Did LSU football, Florida Gators, USC Trojans or Miami Hurricanes make the best hire?
No shortage of quality college football jobs came open during this year's coaching carousel.
LSU ranks among the top five jobs in the sport. It came open. So did another marquee SEC job: Florida.
And four of the best jobs west of the Mississippi River also came on the market: Southern Cal, Oklahoma, Washington and Oregon.
Four of those schools hired guys with head coaching experience (three of whom were coaching at Power Five programs), while Oregon and Oklahoma went the coordinator route.
Here's how their ranking shakes out:
1. Lincoln Riley (USC, from Oklahoma): California produces an abundance of talented quarterbacks, and Riley knows how to develop QBs. That should be a good match. He worked with Baker Mayfield, Kyler Murray, Jalen Hurts and Caleb Williams at OU. Riley's exciting brand of offense should be a hit in So. Cal, where fans expect to be entertained.
2. Mario Cristobal (Miami, from Oregon): Cristobal couldn't get Oregon back to the footing it had under Chip Kelly, but he restored the Ducks to a place among the West Coast's best programs, highlighted by a Rose Bowl victory to cap the 2019 season. This hire gets a boost for the fit. A Miami native, he's a skilled recruiter who played for the Hurricanes during their heyday. He should elevate this program's talent.
3. Billy Napier (Florida, from Louisiana): A roll of the dice? Somewhat, considering Napier has not been a Power Five head coach. But he has a well-rounded résumé. He's been an assistant under both Dabo Swinney and Nick Saban, and he successfully ran his own program at Louisiana, leading the Ragin' Cajuns to a 40-12 record throughout his four seasons. He's also a potential value hire, coming cheaper than Riley, Cristobal or the next guy on this list.
4. Brian Kelly (LSU, from Notre Dame): We're grading this hire on a curve considering LSU was the best job available. LSU reportedly pursued Texas A&M's Jimbo Fisher. Fisher or Riley would have been a better fit for the Tigers. In Kelly, LSU hired a proven winner – but he has a track record of flopping in big games. At Notre Dame, 10-win seasons against an independent schedule is fine. At LSU, a national championship is the expectation. Kelly, a Massachusetts native with no SEC ties, also profiles as an odd fit.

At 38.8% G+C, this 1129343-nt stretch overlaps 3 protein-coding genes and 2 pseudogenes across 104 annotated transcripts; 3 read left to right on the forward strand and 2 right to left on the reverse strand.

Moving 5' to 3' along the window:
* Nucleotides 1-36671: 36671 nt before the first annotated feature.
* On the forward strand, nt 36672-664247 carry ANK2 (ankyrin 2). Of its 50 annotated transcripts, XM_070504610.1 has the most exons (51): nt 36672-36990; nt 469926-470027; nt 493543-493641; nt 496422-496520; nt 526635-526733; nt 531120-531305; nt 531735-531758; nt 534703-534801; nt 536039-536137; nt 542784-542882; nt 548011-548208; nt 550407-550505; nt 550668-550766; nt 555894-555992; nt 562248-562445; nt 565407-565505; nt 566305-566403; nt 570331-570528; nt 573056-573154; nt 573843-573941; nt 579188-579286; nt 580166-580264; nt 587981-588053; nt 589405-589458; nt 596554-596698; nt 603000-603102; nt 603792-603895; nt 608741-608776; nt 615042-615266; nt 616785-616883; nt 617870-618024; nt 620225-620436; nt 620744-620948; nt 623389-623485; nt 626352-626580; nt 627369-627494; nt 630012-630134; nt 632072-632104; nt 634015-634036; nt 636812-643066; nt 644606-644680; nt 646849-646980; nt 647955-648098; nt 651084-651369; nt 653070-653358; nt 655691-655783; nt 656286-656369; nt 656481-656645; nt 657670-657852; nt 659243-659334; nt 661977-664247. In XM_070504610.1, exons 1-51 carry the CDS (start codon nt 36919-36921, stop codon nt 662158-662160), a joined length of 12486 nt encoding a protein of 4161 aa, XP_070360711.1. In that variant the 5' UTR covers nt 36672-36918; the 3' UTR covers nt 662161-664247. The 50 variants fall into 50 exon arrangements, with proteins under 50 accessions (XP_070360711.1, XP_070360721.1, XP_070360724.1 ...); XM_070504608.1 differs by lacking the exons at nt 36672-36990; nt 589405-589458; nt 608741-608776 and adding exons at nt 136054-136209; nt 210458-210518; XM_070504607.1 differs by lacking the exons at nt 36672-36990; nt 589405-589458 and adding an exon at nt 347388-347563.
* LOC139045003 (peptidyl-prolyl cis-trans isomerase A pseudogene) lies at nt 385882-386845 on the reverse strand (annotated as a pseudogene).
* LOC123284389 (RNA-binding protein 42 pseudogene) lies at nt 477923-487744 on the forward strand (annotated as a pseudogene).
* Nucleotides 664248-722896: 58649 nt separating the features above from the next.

5. Brent Venables (Oklahoma, from Clemson): Venables has been a respected defensive coordinator for many years. But Oklahoma is taking a risk by hiring someone with no head coaching experience for one of the most high-profile jobs in the sport. Of course, Riley also was a rookie head coach, and he fared fine.
6. Dan Lanning (Oregon, from Georgia): Lanning is a Midwest native who spent the past four seasons in the SEC. So he winds up in ... Eugene, Oregon. Huh. To Lanning's credit, Georgia's defense thrived during his time as coordinator. Is that because he's a defensive guru, because Kirby Smart is a defensive guru, or because of Georgia's incredible recruiting? We'll find out. Of course, if Lanning can recruit players like Nakobe Dean to Oregon, he should be OK.
Later in the episode
- Texas A&M has the nation's No. 1-ranked 2022 recruiting class in the 247Sports Composite. This is how Fisher won a national championship at Florida State: by stacking up several elite signing classes. So, how long until the Aggies break through the ceiling and reach an SEC Championship Game?
- Jackson State coach Deion Sanders recently signed the nation's No. 1-ranked recruit, cornerback Travis Hunter, to his Division I FCS program. Will Sanders be at a Power Five school this time next year?
Where to listen to SEC Football Unfiltered
Blake Toppmeyer is an SEC Columnist for the USA TODAY Network. John Adams is a senior columnist for the Knoxville News Sentinel. If you enjoy their coverage, consider a digital subscription that will allow you access to all of it. You can also subscribe to their podcast, SEC Football Unfiltered. They also host a podcast focused on Tennessee football, The Volunteer State.